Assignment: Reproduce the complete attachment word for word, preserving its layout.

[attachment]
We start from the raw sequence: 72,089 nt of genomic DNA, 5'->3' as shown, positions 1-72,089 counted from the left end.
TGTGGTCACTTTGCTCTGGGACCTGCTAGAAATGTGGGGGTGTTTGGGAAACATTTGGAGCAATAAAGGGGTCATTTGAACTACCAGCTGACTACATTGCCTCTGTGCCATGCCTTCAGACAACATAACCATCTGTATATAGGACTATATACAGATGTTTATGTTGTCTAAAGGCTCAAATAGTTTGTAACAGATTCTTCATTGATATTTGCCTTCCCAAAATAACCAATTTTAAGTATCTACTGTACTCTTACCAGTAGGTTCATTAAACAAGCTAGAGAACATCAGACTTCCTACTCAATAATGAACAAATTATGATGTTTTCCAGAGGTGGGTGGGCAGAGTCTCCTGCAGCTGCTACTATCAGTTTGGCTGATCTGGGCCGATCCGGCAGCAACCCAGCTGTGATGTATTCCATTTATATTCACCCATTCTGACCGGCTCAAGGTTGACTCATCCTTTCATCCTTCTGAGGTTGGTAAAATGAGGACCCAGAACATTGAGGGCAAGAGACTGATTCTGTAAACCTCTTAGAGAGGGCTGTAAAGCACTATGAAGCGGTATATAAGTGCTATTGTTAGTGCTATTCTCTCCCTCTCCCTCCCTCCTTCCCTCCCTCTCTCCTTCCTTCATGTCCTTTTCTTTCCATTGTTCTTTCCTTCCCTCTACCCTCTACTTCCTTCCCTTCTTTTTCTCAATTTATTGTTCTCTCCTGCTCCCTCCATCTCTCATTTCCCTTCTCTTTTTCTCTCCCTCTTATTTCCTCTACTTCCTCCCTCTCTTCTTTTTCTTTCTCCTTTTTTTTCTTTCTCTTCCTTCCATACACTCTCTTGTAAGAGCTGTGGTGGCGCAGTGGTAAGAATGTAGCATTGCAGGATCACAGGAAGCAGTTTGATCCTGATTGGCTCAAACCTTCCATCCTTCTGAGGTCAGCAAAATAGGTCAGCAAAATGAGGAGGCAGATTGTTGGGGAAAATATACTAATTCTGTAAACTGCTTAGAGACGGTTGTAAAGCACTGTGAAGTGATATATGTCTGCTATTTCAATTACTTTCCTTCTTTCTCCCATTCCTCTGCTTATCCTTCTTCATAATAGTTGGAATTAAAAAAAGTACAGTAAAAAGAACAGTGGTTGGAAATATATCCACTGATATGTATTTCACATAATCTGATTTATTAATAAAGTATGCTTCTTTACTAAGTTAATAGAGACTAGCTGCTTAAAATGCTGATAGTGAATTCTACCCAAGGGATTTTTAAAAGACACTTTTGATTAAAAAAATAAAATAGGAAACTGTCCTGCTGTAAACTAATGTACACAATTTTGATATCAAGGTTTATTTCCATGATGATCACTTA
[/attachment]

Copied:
We start from the raw sequence: 72,089 nt of genomic DNA, 5'->3' as shown, positions 1-72,089 counted from the left end.
TGTGGTCACTTTGCTCTGGGACCTGCTAGAAATGTGGGGGTGTTTGGGAAACATTTGGAGCAATAAAGGGGTCATTTGAACTACCAGCTGACTACATTGCCTCTGTGCCATGCCTTCAGACAACATAACCATCTGTATATAGGACTATATACAGATGTTTATGTTGTCTAAAGGCTCAAATAGTTTGTAACAGATTCTTCATTGATATTTGCCTTCCCAAAATAACCAATTTTAAGTATCTACTGTACTCTTACCAGTAGGTTCATTAAACAAGCTAGAGAACATCAGACTTCCTACTCAATAATGAACAAATTATGATGTTTTCCAGAGGTGGGTGGGCAGAGTCTCCTGCAGCTGCTACTATCAGTTTGGCTGATCTGGGCCGATCCGGCAGCAACCCAGCTGTGATGTATTCCATTTATATTCACCCATTCTGACCGGCTCAAGGTTGACTCATCCTTTCATCCTTCTGAGGTTGGTAAAATGAGGACCCAGAACATTGAGGGCAAGAGACTGATTCTGTAAACCTCTTAGAGAGGGCTGTAAAGCACTATGAAGCGGTATATAAGTGCTATTGTTAGTGCTATTCTCTCCCTCTCCCTCCCTCCTTCCCTCCCTCTCTCCTTCCTTCATGTCCTTTTCTTTCCATTGTTCTTTCCTTCCCTCTACCCTCTACTTCCTTCCCTTCTTTTTCTCAATTTATTGTTCTCTCCTGCTCCCTCCATCTCTCATTTCCCTTCTCTTTTTCTCTCCCTCTTATTTCCTCTACTTCCTCCCTCTCTTCTTTTTCTTTCTCCTTTTTTTTCTTTCTCTTCCTTCCATACACTCTCTTGTAAGAGCTGTGGTGGCGCAGTGGTAAGAATGTAGCATTGCAGGATCACAGGAAGCAGTTTGATCCTGATTGGCTCAAACCTTCCATCCTTCTGAGGTCAGCAAAATAGGTCAGCAAAATGAGGAGGCAGATTGTTGGGGAAAATATACTAATTCTGTAAACTGCTTAGAGACGGTTGTAAAGCACTGTGAAGTGATATATGTCTGCTATTTCAATTACTTTCCTTCTTTCTCCCATTCCTCTGCTTATCCTTCTTCATAATAGTTGGAATTAAAAAAAGTACAGTAAAAAGAACAGTGGTTGGAAATATATCCACTGATATGTATTTCACATAATCTGATTTATTAATAAAGTATGCTTCTTTACTAAGTTAATAGAGACTAGCTGCTTAAAATGCTGATAGTGAATTCTACCCAAGGGATTTTTAAAAGACACTTTTGATTAAAAAAATAAAATAGGAAACTGTCCTGCTGTAAACTAATGTACACAATTTTGATATCAAGGTTTATTTCCATGATGATCACTTA